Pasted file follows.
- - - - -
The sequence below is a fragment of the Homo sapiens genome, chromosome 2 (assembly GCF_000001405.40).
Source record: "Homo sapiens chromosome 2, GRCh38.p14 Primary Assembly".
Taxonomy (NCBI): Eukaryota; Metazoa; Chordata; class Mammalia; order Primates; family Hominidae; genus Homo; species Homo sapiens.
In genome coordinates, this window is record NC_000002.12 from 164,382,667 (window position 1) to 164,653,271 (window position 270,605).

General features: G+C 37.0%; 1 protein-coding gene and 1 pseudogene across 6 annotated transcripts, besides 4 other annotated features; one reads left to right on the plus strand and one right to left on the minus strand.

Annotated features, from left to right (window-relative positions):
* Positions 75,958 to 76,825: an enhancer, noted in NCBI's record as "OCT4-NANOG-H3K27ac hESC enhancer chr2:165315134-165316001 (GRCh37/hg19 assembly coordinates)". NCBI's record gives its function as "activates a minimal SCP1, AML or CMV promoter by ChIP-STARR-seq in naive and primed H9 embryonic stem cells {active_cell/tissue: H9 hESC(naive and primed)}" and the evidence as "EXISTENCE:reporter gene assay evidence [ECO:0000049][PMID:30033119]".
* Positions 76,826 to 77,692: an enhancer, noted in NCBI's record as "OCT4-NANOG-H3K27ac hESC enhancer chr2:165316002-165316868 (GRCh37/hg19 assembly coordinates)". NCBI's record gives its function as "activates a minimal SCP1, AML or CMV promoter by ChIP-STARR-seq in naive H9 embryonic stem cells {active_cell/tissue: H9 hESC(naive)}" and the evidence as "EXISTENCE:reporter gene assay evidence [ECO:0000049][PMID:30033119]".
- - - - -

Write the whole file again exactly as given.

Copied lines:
The sequence below is a fragment of the Homo sapiens genome, chromosome 2 (assembly GCF_000001405.40).
Source record: "Homo sapiens chromosome 2, GRCh38.p14 Primary Assembly".
Taxonomy (NCBI): Eukaryota; Metazoa; Chordata; class Mammalia; order Primates; family Hominidae; genus Homo; species Homo sapiens.
In genome coordinates, this window is record NC_000002.12 from 164,382,667 (window position 1) to 164,653,271 (window position 270,605).

General features: G+C 37.0%; 1 protein-coding gene and 1 pseudogene across 6 annotated transcripts, besides 4 other annotated features; one reads left to right on the plus strand and one right to left on the minus strand.

Annotated features, from left to right (window-relative positions):
* Positions 75,958 to 76,825: an enhancer, noted in NCBI's record as "OCT4-NANOG-H3K27ac hESC enhancer chr2:165315134-165316001 (GRCh37/hg19 assembly coordinates)". NCBI's record gives its function as "activates a minimal SCP1, AML or CMV promoter by ChIP-STARR-seq in naive and primed H9 embryonic stem cells {active_cell/tissue: H9 hESC(naive and primed)}" and the evidence as "EXISTENCE:reporter gene assay evidence [ECO:0000049][PMID:30033119]".
* Positions 76,826 to 77,692: an enhancer, noted in NCBI's record as "OCT4-NANOG-H3K27ac hESC enhancer chr2:165316002-165316868 (GRCh37/hg19 assembly coordinates)". NCBI's record gives its function as "activates a minimal SCP1, AML or CMV promoter by ChIP-STARR-seq in naive H9 embryonic stem cells {active_cell/tissue: H9 hESC(naive)}" and the evidence as "EXISTENCE:reporter gene assay evidence [ECO:0000049][PMID:30033119]".